Freeing scientists to do science
Applying for grant funding, and then managing those grants and fulfilling the monitoring and reporting requirements, can seem like a full-time job in itself, and one that scientists may feel burdened by. It also takes up time that could otherwise be spent doing what they do best: great science in the lab. “The monitoring and reporting load is high, and this can be overwhelming for the scientists,” says Otón García. “In the Grants office, we try to take away the additional burden of paperwork. We provide support in terms of monitoring, reporting, and ensuring deadlines are met. Spending hours writing reports is not the best use of researchers’ time. We have these great minds here at EMBL, and they should be free to focus on advancing science.”
While most senior scientists are likely to have notched up considerable experience in grant applications and figured out their own strategies for success, early-career researchers are often less familiar with the array of opportunities available, and need guidance and support. The Grants Services team at EMBL provides a range of services, including seeking out funding opportunities and matching them with groups doing particular types of research, working with postdocs who are looking for fellowships to fund their salaries, and advising on project implementation. They also coordinate the administration involved in grant management, spanning finance, budgeting, ethics, monitoring, contracts and amendments, and other legal documents involved in research collaborations. This behind-the-scenes activity alleviates the stress on scientists and lays a solid foundation for good grant management.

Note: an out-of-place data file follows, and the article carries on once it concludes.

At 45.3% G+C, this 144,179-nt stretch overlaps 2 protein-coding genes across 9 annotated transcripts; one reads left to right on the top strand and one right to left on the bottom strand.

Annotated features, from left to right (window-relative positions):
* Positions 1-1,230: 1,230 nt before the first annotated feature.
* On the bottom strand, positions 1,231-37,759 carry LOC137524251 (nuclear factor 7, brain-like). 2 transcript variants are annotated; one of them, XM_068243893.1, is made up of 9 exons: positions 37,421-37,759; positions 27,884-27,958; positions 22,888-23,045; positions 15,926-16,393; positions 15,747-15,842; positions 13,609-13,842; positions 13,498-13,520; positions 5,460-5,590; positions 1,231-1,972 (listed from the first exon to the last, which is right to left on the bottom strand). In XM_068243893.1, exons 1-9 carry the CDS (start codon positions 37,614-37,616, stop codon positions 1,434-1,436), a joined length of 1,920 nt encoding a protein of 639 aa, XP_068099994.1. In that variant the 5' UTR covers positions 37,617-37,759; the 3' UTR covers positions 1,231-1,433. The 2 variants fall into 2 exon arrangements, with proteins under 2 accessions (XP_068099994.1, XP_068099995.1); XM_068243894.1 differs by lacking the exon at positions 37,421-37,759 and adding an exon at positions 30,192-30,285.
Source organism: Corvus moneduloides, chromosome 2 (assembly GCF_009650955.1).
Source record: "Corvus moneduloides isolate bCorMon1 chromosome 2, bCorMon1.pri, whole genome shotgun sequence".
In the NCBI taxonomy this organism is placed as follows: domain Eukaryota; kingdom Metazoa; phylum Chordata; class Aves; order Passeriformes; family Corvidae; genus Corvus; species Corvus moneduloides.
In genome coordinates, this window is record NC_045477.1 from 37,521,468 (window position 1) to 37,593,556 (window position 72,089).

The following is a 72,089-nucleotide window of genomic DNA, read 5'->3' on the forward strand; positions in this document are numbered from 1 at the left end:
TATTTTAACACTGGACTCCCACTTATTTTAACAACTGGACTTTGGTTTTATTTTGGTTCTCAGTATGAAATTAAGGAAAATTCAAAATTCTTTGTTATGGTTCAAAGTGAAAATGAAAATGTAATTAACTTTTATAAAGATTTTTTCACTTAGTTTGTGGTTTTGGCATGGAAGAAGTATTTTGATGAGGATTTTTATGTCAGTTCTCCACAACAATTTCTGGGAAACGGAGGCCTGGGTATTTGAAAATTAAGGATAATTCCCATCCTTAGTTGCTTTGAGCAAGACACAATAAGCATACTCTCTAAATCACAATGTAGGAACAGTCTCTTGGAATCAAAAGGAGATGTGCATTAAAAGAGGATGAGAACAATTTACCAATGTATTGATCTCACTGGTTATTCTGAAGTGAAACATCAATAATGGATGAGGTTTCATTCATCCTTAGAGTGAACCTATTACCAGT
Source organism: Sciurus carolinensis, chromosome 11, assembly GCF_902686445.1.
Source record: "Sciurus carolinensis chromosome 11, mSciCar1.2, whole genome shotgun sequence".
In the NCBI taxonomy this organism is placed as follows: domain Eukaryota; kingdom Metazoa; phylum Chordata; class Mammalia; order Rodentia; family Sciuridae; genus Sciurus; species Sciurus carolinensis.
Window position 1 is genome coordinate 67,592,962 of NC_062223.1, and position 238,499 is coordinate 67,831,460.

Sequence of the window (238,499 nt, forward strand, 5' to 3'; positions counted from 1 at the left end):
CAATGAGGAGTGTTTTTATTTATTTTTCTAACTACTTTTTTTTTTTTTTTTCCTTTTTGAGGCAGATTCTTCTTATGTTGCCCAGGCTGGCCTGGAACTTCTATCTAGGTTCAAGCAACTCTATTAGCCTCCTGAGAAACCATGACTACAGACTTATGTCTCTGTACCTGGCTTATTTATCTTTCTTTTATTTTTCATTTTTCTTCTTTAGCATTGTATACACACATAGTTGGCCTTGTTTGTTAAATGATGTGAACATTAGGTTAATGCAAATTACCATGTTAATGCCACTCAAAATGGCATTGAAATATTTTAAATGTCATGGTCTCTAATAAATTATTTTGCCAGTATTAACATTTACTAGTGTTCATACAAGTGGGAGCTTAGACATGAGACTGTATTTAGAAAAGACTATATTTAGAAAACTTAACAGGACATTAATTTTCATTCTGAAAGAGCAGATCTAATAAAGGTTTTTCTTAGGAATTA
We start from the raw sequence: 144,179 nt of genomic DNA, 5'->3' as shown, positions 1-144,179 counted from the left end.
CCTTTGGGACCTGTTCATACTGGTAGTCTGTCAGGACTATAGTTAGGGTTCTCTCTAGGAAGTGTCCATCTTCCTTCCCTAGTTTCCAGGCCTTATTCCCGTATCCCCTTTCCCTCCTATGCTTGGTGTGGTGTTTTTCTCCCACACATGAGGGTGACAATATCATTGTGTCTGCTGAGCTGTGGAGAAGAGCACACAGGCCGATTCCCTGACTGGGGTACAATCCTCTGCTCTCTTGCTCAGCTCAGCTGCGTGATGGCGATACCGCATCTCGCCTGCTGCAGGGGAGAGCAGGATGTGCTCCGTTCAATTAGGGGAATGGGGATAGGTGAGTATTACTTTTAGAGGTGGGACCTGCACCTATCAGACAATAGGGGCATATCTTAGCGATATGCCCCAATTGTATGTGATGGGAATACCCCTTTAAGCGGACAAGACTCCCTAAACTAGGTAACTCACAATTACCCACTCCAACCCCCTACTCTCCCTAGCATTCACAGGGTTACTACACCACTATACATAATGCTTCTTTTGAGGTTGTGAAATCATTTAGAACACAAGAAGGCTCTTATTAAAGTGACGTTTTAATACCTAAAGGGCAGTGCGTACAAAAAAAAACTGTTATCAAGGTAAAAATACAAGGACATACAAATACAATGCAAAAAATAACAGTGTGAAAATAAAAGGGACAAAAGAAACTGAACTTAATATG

Why EMBL is working with the European Commission
As one of Europe’s leading research organisations in the life sciences, EMBL has an important role in informing policy development at the EU level. EMBL fosters a close relationship with the European Commission, and is one of very few organisations to have a Memorandum of Understanding with the Commission. On the policy side, EMBL’s relationship with the EU gives us a unique insight into what’s happening in Brussels in terms of policy development and funding for the life sciences. The European Commission is also an observer in the EMBL Council. As Jana Pavlic, Joint Head of Government and EU Relations, explains, “Our Memorandum of Understanding gives us direct contact with the Commission and facilitates an open exchange of opinion and know-how about mutually beneficial projects. Our reputation is such that the Commission will often reach out for input, either for participation in key policy events or for preliminary thoughts on some of the policies. We too turn to the Commission to gain a better understanding of ongoing initiatives and future directions. We see this relationship as very important for the development of the European life sciences in general, which is one of EMBL’s key missions.”